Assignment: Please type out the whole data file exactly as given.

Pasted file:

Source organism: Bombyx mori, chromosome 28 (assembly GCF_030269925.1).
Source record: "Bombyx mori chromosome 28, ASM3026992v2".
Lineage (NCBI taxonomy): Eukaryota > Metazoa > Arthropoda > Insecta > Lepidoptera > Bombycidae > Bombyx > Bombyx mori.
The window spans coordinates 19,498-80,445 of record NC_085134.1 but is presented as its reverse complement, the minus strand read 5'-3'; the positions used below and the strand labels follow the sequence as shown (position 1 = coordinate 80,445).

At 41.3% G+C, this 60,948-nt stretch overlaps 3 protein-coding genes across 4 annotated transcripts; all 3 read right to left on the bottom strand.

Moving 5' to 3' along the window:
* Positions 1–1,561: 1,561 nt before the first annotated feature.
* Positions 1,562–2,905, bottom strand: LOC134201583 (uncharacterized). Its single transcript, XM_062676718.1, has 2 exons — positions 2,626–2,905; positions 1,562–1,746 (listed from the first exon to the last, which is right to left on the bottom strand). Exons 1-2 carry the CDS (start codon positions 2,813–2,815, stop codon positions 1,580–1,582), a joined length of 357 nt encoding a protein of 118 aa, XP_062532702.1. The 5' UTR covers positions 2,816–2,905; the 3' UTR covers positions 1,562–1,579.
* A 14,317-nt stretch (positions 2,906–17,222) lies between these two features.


Source organism: Bombyx mori, chromosome 28 (assembly GCF_030269925.1).
Source record: "Bombyx mori chromosome 28, ASM3026992v2".
Lineage (NCBI taxonomy): Eukaryota > Metazoa > Arthropoda > Insecta > Lepidoptera > Bombycidae > Bombyx > Bombyx mori.
The window spans coordinates 19,498-80,445 of record NC_085134.1 but is presented as its reverse complement, the minus strand read 5'-3'; the positions used below and the strand labels follow the sequence as shown (position 1 = coordinate 80,445).

At 41.3% G+C, this 60,948-nt stretch overlaps 3 protein-coding genes across 4 annotated transcripts; all 3 read right to left on the bottom strand.

Moving 5' to 3' along the window:
* Positions 1–1,561: 1,561 nt before the first annotated feature.
* Positions 1,562–2,905, bottom strand: LOC134201583 (uncharacterized). Its single transcript, XM_062676718.1, has 2 exons — positions 2,626–2,905; positions 1,562–1,746 (listed from the first exon to the last, which is right to left on the bottom strand). Exons 1-2 carry the CDS (start codon positions 2,813–2,815, stop codon positions 1,580–1,582), a joined length of 357 nt encoding a protein of 118 aa, XP_062532702.1. The 5' UTR covers positions 2,816–2,905; the 3' UTR covers positions 1,562–1,579.
* A 14,317-nt stretch (positions 2,906–17,222) lies between these two features.